Pass rush has been the icing on the cake when it comes to the Patriots defense.
It has been a catalyst for their success, and a primary reason the Patriots got started midway through the season.
Only the pass rush has taken a break since the farewell week.
It’s cooled off. It has mostly been stuck in neutral. So much so that Matt Judon & Co. is almost taking milk carton status.
After two defeats, the Patriots can not afford to have that group missed in action much longer, especially if the defense again wants to influence the games.
With Judon appearing to have a decent chance of playing if he were to pass the required protocols – he tested positive for COVID-19 on Monday – the turnaround should start with him.
He is the heartbeat of the defense. He gets everyone started on his motoric and relentless pursuit of the quarterback.
He gives a jolt of energy that gives everyone a boost. Only Judon, and the defense as a whole, have not been able to get it in a higher gear lately.
Judon has been uncharacteristically silent the last two matches both on the goal list and on the pitch. Some of it has to do with teams planning to lessen his influence, making sure he gets chipped off tight ends, or backs on his way out of the backfield.
It should not come as a surprise. Star pass rushers usually attract that kind of extra attention.
Some of the break also has to do with the Patriots scheme, which uses more of a measured pass-rush against mobile quarterbacks. That was certainly the case against Buffalo.
To try and prevent Josh Allen from killing them with his legs, the Patriots rushers changed their rush a bit with the goal of blocking his rushing lanes.
Still, Allen had too much time to dismantle the defense, whether he was in his pocket or out on the go. And he was not in the least deterred by a lukewarm rush, capable of beating the Patriots with his arm and legs.
Allen fell back to the pass 47 times last Sunday and was not fired a single time. He was barely touched or bothered on most of his throws.
Carson Wentz did not throw it near as much the previous week, mostly because he did not have to let it go. But that’s another story.
Bottom line: The Patriots can not allow quarterbacks to feel as comfortable as Allen was last week, and Wentz, to some extent, the week before.
If they want to return to their winning ways, this is definitely a place to start. For without pressure, the secondary is revealed. So much was extremely clear against the bills.
On Sunday, against the Jaguars, if Judon is really back, he should be back to make a difference. He leads the team with 12.5 sacks and the players make a living from him. Without providing the spark, the defense has nothing to do.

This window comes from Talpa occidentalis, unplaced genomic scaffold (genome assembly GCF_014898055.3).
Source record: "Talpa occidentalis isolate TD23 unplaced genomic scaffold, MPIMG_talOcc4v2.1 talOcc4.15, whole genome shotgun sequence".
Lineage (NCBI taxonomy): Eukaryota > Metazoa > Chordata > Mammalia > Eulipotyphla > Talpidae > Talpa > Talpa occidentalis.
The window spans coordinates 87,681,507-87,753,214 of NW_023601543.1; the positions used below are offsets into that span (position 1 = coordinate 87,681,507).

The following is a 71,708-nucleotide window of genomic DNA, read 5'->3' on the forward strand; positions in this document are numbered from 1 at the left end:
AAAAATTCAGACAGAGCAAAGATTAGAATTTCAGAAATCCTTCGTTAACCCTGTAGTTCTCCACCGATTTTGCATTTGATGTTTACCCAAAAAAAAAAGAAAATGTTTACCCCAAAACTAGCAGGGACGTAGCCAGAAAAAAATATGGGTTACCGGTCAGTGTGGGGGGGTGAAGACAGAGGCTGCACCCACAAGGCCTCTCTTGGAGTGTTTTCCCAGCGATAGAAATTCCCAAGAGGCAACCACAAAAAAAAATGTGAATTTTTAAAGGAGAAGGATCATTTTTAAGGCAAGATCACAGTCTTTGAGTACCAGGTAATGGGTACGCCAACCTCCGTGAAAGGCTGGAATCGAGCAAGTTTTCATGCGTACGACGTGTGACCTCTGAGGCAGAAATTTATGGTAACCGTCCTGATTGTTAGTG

Deatrich Wise has just come off the COVID-19 list, and his presence should help, though others will have to step up, especially if Judon ends up not playing.
Christian Barmore must return to blasting linemen in the air. And whether it’s Chase Winovich or rookie Ronnie Perkins who could make his NFL debut, depending on which players return from the COVID-19 list, someone has to make Jaguars quarterback Trevor Lawrence uncomfortable.
And with the Jaguars decimated by COVID-19 cases without knowing whether they want a provisional offensive line or not, it certainly increases the chances of the Patriots to turn up the heat.
Maybe Dont’a Hightower will see more time out on the edge, to try to create some pressure, or at least disrupt Lawrence if Judon does not play.
“Jacksonville is a heavy passing team. You can see why. They have skilled players who can take a five-yard hitch and turn it into a 60-yard touchdown, ”said Hightower. “We’re aware of all those things. We have the right guys to (pass rush). It’s going to come down to fundamentals and execution. No doubt coach (Bill Belichick) will have a good plan for us. So it’s about , that we take it together this week and go out and execute. ”
Lawrence has similar traits to Buffalo’s Allen. And even though he’s not Allen, he could conceivably hurt the Patriots in the same way with both his arm and his legs.
Whatever the case, the Patriots must increase the pressure, or as security Adrian Phillips put it, return to their disruptive ways.
“Diruption is great for our defense, especially in the passing game,” Phillips said Wednesday. “It’s about being able to disrupt the timing. (Against Buffalo) we did not affect the quarterback as we usually do. To get him to make a crazy throw, to make him throw before the receiver breaks out of his route. ”
Pressure is not always defined by sacks. It bothers the quarterback enough, so he does not arrive on time with his throws.
So whether it’s actually bringing the quarterback down, or wreaking havoc with his ability to throw, the Patriots need to get it back to help the secondary and once again make the groundbreaking stops that prevailed during the seven-game streak.